So you want

``````for c in cars[1:-1]:
do something with c
``````

### Solution 9

Based on @SvenMarnach ‘s Answer, but bit simpler and without using deque

``````>>> def skip(iterable, at_start=0, at_end=0):
it = iter(iterable)
it = itertools.islice(it, at_start, None)
it, it1 = itertools.tee(it)
it1 = itertools.islice(it1, at_end, None)
return (next(it) for _ in it1)

>>> list(skip(range(10), at_start=2, at_end=2))
[2, 3, 4, 5, 6, 7]
>>> list(skip(range(10), at_start=2, at_end=5))
[2, 3, 4]
``````

Also Note, based on my `timeit` result, this is marginally faster than the deque solution

``````>>> iterable=xrange(1000)
>>> stmt1="""
def skip(iterable, at_start=0, at_end=0):
it = iter(iterable)
it = itertools.islice(it, at_start, None)
it, it1 = itertools.tee(it)
it1 = itertools.islice(it1, at_end, None)
return (next(it) for _ in it1)
list(skip(iterable,2,2))
"""
>>> stmt2="""
def skip(iterable, at_start=0, at_end=0):
it = iter(iterable)
for x in itertools.islice(it, at_start):
pass
queue = collections.deque(itertools.islice(it, at_end))
for x in it:
queue.append(x)
yield queue.popleft()
list(skip(iterable,2,2))
"""
>>> timeit.timeit(stmt = stmt1, setup='from __main__ import iterable, skip, itertools', number = 10000)
2.0313770640908047
>>> timeit.timeit(stmt = stmt2, setup='from __main__ import iterable, skip, itertools, collections', number = 10000)
2.9903135454296716
``````

### Solution 10

If `cars` is a sequence you can just do

``````for car in cars[1:-1]:
pass
``````

### Solution 11

An alternative method:

``````for idx, car in enumerate(cars):
# Skip first line.
if not idx:
continue
# Skip last line.
if idx + 1 == len(cars):
continue
# Real code here.
print car
``````

### Solution 12

The `more_itertools` project extends `itertools.islice` to handle negative indices.

Example

``````import more_itertools as mit

iterable = 'ABCDEFGH'
list(mit.islice_extended(iterable, 1, -1))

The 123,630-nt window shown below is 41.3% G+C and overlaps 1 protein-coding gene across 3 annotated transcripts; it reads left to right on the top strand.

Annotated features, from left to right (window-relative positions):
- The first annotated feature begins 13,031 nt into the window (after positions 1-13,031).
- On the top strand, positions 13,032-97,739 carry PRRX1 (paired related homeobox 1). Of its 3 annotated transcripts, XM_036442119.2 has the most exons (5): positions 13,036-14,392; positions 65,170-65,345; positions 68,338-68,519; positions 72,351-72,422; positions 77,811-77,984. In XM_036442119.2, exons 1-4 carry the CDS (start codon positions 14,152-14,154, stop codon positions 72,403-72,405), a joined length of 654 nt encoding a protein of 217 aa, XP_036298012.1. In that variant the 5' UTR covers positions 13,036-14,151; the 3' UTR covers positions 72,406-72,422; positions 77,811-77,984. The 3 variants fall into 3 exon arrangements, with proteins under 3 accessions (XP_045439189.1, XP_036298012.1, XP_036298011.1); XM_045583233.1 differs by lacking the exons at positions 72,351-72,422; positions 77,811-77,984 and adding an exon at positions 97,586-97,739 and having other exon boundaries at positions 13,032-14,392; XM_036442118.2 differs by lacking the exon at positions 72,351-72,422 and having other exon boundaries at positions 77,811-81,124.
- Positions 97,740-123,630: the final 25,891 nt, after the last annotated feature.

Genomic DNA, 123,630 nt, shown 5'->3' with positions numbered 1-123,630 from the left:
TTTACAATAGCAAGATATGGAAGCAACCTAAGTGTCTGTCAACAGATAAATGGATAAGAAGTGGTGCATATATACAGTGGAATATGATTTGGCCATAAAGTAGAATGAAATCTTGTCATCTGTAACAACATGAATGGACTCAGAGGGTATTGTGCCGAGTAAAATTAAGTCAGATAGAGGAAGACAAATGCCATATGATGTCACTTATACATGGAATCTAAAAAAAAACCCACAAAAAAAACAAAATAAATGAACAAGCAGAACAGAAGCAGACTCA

# Out: ['B', 'C', 'D', 'E', 'F', 'G']
``````

Therefore, you can elegantly apply it slice elements between the first and last items of an iterable:

``````for car in mit.islice_extended(cars, 1, -1):
# do something
``````

### Solution 13

Good solution for support of `itertools.chain` is to use `itertools.islice` in order to take a slice of an iterable:

``````your_input_list = ['list', 'of', 'things']
for i, variant in list(itertools.islice(enumerate(some_function_that_will_output_itertools_chain(your_input_list)), 1, None)):
"""
# No need for unnecessary conditions like this:
if i == 0:
continue
"""
variant = list(variant) # (optional) converting back to list
print(variant)
``````

### Solution 14

I do it like this, even though it looks like a hack it works every time:

``````ls_of_things = ['apple', 'car', 'truck', 'bike', 'banana']
first = 0
last = len(ls_of_things)
for items in ls_of_things:
if first == 0
first = first + 1
pass
elif first == last - 1:
break
else:
do_stuff
first = first + 1
pass
``````

Note: Use and implement solution 1 because this method fully tested our system.
Thank you 🙂

All methods was sourced from stackoverflow.com or stackexchange.com, is licensed under cc by-sa 2.5, cc by-sa 3.0 and cc by-sa 4.0